# Doubts about heisenbergs uncertainty principle.

1. Nov 11, 2012

### cartik

I know that a wave packet is formed by superposition of several individual waves having different wavelength.And the resultant wave has varying amplitudes.And from these amplitudes we can find the likeliness of the object to be in that position.
My doubt is how can there be many waves of different wavelength associated with an object.
I mean by debroglies hypothesis λ=h/mv. So there should only be one long indefinite probability wave analogous to a cosine wave.(Where do so many waves come from?from the same object?)

Or is it this way-
I want to find the resultant wave packet of a baseball.
So i individually take all the atoms,electrons of the baseball, find their wavelength individually,and then add these waves(Superposition)?
then will i get a proper wave,with varying amplitudes?

Last edited: Nov 11, 2012
2. Nov 11, 2012

### Naty1

Hi Cartik:

that's your answer. Any wave can be decomposed into constituent parts, just like '3' can be decomposed into 1+2, 1+1+1/2+1/2, etc,etc..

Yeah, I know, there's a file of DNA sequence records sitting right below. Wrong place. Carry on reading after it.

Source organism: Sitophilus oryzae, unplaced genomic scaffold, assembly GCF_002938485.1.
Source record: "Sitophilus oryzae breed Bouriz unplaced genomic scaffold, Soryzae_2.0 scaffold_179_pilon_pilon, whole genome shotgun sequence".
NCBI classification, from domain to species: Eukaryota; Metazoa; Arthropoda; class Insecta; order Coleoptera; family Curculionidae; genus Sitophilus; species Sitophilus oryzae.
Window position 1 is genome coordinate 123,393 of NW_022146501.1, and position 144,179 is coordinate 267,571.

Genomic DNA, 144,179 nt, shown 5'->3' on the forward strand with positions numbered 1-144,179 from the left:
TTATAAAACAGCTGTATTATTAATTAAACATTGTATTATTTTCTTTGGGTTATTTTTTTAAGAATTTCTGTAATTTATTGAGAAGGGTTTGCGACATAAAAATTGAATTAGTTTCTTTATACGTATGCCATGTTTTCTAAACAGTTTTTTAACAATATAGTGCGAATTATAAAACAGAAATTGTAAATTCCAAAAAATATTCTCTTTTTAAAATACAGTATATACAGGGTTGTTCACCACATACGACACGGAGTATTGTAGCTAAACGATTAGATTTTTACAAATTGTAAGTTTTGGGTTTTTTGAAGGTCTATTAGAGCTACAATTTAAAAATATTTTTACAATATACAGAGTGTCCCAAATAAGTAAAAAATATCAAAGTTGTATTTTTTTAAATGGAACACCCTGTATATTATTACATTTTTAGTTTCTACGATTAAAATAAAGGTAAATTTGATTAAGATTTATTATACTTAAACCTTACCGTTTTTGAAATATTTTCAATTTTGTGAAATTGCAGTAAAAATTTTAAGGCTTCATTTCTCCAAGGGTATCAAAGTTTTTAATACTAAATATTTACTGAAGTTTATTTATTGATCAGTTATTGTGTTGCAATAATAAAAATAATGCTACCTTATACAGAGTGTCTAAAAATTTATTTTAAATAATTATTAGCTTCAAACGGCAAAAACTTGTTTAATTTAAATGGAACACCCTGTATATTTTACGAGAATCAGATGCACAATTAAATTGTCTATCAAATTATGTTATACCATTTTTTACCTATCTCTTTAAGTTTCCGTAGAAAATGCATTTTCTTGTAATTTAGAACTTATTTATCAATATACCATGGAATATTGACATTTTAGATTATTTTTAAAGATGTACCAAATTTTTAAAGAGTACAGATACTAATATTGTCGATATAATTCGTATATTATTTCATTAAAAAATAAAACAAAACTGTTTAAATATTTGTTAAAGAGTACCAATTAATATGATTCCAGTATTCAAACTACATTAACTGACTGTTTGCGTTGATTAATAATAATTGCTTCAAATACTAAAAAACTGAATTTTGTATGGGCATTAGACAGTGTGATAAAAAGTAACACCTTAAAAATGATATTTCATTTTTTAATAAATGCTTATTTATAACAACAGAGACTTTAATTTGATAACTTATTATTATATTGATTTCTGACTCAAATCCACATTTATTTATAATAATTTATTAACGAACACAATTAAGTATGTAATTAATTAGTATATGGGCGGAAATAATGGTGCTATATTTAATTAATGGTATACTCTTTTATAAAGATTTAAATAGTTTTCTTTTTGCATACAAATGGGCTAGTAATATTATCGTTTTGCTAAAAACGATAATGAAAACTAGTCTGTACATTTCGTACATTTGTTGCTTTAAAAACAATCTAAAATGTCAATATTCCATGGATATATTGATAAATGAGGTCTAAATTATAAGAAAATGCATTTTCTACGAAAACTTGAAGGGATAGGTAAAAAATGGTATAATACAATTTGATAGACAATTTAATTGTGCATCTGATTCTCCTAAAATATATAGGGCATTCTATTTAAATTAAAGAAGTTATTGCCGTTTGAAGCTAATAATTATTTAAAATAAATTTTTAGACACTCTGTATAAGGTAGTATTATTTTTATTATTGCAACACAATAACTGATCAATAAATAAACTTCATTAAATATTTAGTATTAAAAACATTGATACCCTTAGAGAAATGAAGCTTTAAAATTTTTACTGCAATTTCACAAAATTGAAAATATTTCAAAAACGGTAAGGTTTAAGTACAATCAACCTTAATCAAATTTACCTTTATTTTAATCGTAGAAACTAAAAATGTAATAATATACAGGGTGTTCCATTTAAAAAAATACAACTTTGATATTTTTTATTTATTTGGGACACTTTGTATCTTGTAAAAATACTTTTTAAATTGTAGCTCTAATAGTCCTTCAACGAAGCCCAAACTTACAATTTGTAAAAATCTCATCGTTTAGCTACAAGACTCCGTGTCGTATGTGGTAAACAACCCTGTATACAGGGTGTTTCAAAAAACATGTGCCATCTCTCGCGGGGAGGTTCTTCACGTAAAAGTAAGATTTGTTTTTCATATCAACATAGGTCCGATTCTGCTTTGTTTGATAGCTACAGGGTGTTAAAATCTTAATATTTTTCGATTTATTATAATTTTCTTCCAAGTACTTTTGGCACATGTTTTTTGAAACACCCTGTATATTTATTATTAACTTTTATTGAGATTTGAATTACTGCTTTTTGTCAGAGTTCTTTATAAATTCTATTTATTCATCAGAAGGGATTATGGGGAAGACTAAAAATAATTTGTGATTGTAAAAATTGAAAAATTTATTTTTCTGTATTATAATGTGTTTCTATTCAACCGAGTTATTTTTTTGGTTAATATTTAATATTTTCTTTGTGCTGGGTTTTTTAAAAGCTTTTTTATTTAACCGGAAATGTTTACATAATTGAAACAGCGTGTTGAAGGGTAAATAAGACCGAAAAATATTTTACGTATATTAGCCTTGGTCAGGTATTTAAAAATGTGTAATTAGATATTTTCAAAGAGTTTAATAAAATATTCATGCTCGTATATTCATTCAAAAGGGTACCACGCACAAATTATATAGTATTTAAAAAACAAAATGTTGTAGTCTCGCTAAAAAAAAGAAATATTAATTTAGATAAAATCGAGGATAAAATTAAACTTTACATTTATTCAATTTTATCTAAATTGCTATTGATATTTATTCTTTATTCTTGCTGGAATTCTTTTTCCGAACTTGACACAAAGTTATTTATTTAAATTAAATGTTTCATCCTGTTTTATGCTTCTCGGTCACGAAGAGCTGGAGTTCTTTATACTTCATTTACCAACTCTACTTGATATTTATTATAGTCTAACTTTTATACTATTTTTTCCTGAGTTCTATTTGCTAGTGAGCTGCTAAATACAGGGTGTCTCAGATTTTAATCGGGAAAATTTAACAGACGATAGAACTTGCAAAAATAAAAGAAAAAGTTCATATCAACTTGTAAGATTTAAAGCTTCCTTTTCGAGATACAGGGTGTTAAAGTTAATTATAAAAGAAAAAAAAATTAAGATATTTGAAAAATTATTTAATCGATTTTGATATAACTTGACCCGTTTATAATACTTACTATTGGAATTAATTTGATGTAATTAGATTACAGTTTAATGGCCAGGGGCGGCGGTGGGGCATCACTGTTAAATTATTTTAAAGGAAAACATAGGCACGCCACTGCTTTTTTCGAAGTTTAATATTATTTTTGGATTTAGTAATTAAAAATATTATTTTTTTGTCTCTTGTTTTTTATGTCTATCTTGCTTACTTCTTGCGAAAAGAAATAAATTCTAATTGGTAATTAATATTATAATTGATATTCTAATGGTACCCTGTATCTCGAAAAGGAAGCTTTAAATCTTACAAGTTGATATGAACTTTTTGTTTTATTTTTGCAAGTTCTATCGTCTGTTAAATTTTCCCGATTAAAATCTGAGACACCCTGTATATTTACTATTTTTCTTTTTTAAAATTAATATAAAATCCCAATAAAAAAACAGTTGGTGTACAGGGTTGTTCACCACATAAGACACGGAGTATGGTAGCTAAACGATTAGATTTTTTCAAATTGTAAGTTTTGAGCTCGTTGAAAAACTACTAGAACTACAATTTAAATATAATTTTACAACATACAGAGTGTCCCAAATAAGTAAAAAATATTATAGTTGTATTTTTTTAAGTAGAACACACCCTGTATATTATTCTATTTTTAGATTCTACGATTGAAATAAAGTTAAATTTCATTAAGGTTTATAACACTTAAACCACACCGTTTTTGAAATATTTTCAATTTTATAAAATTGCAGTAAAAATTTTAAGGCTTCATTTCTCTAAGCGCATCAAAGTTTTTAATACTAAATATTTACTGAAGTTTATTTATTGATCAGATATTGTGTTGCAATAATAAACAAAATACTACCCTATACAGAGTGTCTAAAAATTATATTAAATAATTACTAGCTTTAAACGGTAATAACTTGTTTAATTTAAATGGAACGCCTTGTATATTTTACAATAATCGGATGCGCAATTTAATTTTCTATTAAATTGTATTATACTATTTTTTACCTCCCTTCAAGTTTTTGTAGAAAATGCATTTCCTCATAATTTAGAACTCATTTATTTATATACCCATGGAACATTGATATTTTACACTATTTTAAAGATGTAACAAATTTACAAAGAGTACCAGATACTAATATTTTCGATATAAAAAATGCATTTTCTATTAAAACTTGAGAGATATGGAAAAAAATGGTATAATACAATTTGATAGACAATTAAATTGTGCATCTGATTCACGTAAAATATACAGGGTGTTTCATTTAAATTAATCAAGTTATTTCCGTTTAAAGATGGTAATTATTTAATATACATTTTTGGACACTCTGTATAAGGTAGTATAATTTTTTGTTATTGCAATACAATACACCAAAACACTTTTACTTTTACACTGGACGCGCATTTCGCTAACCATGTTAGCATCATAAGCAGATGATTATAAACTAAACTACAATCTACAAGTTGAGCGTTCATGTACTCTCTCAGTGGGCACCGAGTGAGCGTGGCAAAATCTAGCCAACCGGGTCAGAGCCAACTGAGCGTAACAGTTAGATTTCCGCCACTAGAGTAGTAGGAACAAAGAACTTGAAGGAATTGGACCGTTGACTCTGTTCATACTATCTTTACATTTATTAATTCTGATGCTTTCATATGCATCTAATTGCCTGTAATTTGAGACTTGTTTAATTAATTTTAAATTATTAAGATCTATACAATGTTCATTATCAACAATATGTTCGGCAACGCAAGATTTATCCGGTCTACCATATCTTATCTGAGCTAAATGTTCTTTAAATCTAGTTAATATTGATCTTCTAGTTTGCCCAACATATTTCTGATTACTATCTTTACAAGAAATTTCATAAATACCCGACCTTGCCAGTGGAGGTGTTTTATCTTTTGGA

Remember things like: Sin2x =2SinxCosx [from high school trig]

see here for related descriptions:

http://en.wikipedia.org/wiki/Wave_packet

such as

3. Nov 11, 2012

### faen

You can create any wave as a sum of smaller waves. Even a square formed wave. This is how: http://en.wikipedia.org/wiki/Square_wave

So why does two waves become one wave? Perhaps you should first ask yourself, what is a wave? A wave is something oscillating and then propagating in the perpendicular direction. Now you can try to imagine why waves of opposite amplitudes cancel eachother out and why those of equal amplitude doubles. Then what does it look like when they cancel and contribute to eachother on different positions? Then the result is what looks like another wave, since the particles themselves are still just oscillating up and down caused by forces.

Keep in mind that a baseball is a macroscopic object, and is not constituted by a single superposition.

4. Nov 11, 2012

### cartik

But a wave packet is made by superposition of many matter waves right? So , for example we consider a wave packet of an electron, which is made up of many matter waves. My question is, that these 'many' matter waves having different wavelengths or phase are of what particles? (Using to debroglies hypothesis)....or is my understanding totally wrong?

5. Nov 11, 2012

### Maui

Re: Doubts about wave particle duality

They are not real in the traditional sense, they live in phase space and cannot be observed(their existence is indirectly inferred). Also, 'object' is not something that can be unambiguously defined quantum mechanically.